In Structure (1) the root is a centre of the monochromatic [K.sub.1,3] and the pre-root is a leaf of [K.sub.1,3], hence vertices [v.sub.t] and [v.sub.i] have the same colour. Thus before the vertex [v.sub.t] was recoloured, it had a colour other than [v.sub.i]. Therefore, before vertex [v.sub.t] was recoloured, the vertex [v.sub.i] had a neighbour outside the ordering X (the vertex [v.sub.t]) coloured with a colour other than c([v.sub.i]). Thus from the properties of the ordering X it follows that c([v.sub.i]) = c([v.sub.i+1]) (Proposition 5b) and c([v.sub.i-1]) = c([v.sub.i]) (Proposition 3).

In Structure (1) the pre-root is connected by an alternating path with the neighbour of the root, therefore there is an alternating path which starts at the vertex [v.sub.i] and goes through the vertex [v.sub.i-1]. Hence if we change the colour of [v.sub.i] no new forbidden structure appears and the algorithm stops (Fig. 3).

Suppose now that i = t-1. Since in Structure (1) there are two vertices [x.sub.1] and [x.sub.2] which can be a pre-root and the algorithm chooses as a pre-root the vertex [v.sub.t-1], it follows that both [x.sub.1] an [x.sub.2] are in X. Thus we can choose a vertex to recolouring similarly as in the case described above.

[FIGURE 4 OMITTED]

Case 2 S is isomorphic to Structure (4).

The pre-root of Structure (4) is contained in alternating cycles which also go through the vertex [v.sub.t]. By Proposition 1 the vertex [v.sub.t] was the pre-root of Structure (2) or (3) in which the root was [v.sub.t-1], hence there are no alternating cycles going through [v.sub.t-1]. Therefore i [not equal to] t-1.

We first consider the case i [not equal to] 1.

In Structure (4) the root and the pre-root are two successive vertices of an alternating cycle, therefore c([v.sub.t]) = c([v.sub.i]). Thus before we recoloured the vertex [v.sub.t], it had the same colour as [v.sub.i]. By Proposition 5 we have to distinguish two cases: one when c([v.sub.i]) [not equal to] c([v.sub.i+1]) and c([v.sub.i]) [not equal to] c([v.sub.i-1]) and the other when c([v.sub.i]) [not equal to] c([v.sub.i+1]) and c([v.sub.i]) = c([v.sub.i-1]).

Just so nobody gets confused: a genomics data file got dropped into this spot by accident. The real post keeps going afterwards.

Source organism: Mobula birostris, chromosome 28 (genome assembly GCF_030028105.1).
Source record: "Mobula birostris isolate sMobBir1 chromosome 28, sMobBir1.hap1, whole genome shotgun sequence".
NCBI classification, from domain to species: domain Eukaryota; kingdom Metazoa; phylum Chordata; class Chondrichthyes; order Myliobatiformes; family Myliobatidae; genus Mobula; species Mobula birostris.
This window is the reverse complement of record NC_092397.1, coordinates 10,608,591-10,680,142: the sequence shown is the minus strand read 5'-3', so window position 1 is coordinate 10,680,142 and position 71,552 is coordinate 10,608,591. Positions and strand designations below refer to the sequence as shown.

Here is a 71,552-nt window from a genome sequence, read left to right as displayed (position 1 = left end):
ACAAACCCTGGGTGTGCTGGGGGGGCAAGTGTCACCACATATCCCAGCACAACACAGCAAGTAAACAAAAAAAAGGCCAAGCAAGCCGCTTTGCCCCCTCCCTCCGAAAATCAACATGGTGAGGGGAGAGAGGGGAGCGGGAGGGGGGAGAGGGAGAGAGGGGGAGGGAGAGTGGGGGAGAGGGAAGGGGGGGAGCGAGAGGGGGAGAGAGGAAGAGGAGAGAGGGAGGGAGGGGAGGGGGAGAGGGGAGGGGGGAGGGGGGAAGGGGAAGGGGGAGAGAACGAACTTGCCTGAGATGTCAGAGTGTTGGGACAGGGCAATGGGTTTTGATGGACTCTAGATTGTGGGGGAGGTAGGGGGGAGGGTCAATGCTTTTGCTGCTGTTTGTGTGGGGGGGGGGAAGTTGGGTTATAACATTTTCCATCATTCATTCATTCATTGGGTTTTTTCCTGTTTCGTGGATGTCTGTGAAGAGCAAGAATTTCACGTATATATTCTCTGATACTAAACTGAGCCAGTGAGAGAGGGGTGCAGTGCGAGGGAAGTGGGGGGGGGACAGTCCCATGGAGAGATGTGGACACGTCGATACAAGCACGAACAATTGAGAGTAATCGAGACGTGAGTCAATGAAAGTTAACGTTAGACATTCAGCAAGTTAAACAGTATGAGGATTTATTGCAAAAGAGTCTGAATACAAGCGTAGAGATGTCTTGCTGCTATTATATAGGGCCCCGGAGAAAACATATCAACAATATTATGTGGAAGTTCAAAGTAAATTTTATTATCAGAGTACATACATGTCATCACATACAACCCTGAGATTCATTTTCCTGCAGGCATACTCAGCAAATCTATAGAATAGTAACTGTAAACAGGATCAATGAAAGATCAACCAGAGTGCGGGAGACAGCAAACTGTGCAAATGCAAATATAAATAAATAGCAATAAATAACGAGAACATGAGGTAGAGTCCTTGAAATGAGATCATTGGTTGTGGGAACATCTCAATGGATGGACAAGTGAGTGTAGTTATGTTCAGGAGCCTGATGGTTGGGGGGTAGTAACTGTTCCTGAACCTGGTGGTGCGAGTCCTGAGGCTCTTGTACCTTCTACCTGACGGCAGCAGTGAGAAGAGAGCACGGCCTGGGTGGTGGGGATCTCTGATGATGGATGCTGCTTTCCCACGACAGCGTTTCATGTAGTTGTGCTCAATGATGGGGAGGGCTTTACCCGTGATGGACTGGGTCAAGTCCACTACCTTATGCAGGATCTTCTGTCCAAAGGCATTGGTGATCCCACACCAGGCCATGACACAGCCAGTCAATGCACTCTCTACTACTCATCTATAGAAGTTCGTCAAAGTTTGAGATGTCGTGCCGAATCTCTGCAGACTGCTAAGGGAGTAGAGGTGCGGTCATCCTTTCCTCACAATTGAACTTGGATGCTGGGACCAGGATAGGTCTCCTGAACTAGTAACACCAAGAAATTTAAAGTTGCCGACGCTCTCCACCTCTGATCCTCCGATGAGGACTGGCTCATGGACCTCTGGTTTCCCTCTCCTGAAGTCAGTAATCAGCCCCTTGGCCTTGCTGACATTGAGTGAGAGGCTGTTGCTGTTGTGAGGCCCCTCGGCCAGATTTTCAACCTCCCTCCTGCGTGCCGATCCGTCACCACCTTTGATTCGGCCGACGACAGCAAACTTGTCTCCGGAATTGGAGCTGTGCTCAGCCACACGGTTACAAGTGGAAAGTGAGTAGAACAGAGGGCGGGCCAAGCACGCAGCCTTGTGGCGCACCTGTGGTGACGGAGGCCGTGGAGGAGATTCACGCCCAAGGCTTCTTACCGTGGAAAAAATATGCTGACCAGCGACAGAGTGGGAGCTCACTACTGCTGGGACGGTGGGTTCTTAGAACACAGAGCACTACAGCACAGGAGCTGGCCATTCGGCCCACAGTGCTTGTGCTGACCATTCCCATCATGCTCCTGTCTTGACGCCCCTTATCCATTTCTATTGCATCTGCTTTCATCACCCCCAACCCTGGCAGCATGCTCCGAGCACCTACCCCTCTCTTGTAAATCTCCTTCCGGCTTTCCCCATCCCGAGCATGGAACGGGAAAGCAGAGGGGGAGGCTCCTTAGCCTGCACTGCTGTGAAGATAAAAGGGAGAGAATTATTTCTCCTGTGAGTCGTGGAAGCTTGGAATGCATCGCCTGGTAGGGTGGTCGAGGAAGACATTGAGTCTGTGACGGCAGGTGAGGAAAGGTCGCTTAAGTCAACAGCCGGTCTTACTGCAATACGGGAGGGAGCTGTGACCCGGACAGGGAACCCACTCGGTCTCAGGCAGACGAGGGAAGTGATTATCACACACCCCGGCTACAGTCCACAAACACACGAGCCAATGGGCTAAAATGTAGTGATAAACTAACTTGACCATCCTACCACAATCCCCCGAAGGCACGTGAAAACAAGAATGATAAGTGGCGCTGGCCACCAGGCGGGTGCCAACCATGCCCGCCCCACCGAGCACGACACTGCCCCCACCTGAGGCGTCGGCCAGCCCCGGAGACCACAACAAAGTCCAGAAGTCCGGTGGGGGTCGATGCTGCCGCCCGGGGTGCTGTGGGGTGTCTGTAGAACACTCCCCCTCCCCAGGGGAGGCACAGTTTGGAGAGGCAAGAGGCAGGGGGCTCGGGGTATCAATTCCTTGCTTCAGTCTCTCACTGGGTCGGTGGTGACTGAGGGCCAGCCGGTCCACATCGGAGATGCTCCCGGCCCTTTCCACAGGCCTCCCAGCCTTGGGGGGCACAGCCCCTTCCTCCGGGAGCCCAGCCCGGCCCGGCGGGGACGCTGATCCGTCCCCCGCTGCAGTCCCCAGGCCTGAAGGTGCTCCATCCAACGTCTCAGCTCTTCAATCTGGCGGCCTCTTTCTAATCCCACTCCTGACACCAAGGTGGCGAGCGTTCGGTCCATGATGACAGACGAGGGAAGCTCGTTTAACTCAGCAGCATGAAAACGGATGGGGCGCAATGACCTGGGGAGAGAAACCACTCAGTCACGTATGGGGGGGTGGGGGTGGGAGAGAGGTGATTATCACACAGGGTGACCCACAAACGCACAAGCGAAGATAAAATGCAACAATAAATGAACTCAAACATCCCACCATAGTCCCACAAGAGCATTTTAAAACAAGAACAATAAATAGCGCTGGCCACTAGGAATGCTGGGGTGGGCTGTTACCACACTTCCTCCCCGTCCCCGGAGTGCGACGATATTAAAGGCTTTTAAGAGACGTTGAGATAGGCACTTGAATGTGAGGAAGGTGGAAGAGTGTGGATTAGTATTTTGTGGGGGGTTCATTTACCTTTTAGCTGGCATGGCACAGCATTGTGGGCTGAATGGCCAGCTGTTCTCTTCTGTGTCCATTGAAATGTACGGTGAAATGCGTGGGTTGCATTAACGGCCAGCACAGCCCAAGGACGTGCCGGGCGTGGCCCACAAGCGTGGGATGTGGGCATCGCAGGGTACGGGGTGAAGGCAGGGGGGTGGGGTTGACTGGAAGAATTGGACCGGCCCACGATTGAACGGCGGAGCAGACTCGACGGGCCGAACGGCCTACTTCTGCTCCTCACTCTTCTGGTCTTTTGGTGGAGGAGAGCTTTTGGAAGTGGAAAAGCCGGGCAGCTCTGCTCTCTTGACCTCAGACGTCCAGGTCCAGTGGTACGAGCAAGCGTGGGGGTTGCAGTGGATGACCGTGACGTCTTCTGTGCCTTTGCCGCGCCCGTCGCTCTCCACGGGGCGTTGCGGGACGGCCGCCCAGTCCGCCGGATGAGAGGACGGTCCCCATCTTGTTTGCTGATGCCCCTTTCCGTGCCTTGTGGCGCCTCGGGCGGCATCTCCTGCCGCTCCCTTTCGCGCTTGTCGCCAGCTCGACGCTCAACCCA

Subcase 2.1 c([v.sub.i]) [not equal to] c([v.sub.i+1]) and c([v.sub.i]) [not equal to] c([v.sub.i-1]).

From Proposition 4 it follows that c([v.sub.i-2]) = c([v.sub.i-1]) = c([v.sub.i+2]). Every alternating cycle of the structure S contains the root [v.sub.t] and the pre-root [v.sub.i]. Therefore, all these cycles contain the vertex [v.sub.i-1] or [v.sub.i+1].

First suppose that both [v.sub.i-1] and [v.sub.i+1] have at most one neighbour coloured with their colour. Then at least one of the vertices [v.sub.i-1], [v.sub.i+1], say [v.sub.i-1], is contained in one of the alternating cycles of S. If we change the colour of [v.sub.i] and [v.sub.i-1], then we destroy the structure S and no new structure appears, so the algorithm stops (Fig.4 (a)).

Assume now that only one of the vertices [v.sub.i-1], [v.sub.i+1] has exactly one neighbour coloured with the same colour, say [v.sub.i-1] has exactly one neighbour coloured with c([v.sub.i-1]) and [v.sub.i+1] has two neighbours coloured with c([v.sub.i+1]). Note that every alternating cycle of the structure S contains the vertex [v.sub.i-1]. If we recolour the vertex [v.sub.i-1] then we destroy S and no new structure appears, so the algorithm stops (Fig.4 (b)).

[FIGURE 5 OMITTED]

Subcase 2.2 c([v.sub.i]) [not equal to] c([v.sub.i+1]) and c([v.sub.i]) = c([v.sub.i-1]).

Note that every alternating cycle of S contains the vertex [v.sub.i+1]. If we recolour the vertex [v.sub.i] then we destroy S and no new structure appears because now the vertex [v.sub.i-1] has a colour other than c([v.sub.i]). Thus the algorithm stops (Fig. 5).

Suppose now that i = 1. Since in Structure (4) there are two vertices [x.sub.1] and [x.sub.2] which can be a pre-root and the algorithm chooses as a pre-root the vertex [v.sub.1], it follows that both [x.sub.1] an [x.sub.2] are in X. Thus we can choose vertices to recolouring similarly as in the previous case. [there does not exist]

Lemma 3 For any cubic graph there is an acyclic ([S.sub.2], [S.sub.2])-colouring.

Proof: Let G be a cubic graph. By Lemma 1, there is an ([S.sub.2], [S.sub.2])-colouring of G. Suppose that there is no acyclic ([S.sub.2], [S.sub.2])-colouring of G. Let c be an ([S.sub.2], [S.sub.2])-colouring of G in which the number of alternating cycles is minimum. Let C be an alternating cycle and v [member of] V(C). By Lemma 2, after execution of the Reduction Algorithm with the starting point in v we obtain an ([S.sub.2], [S.sub.2])-colouring of G which has fewer alternating cycles than c, a contradiction. [there does not exist]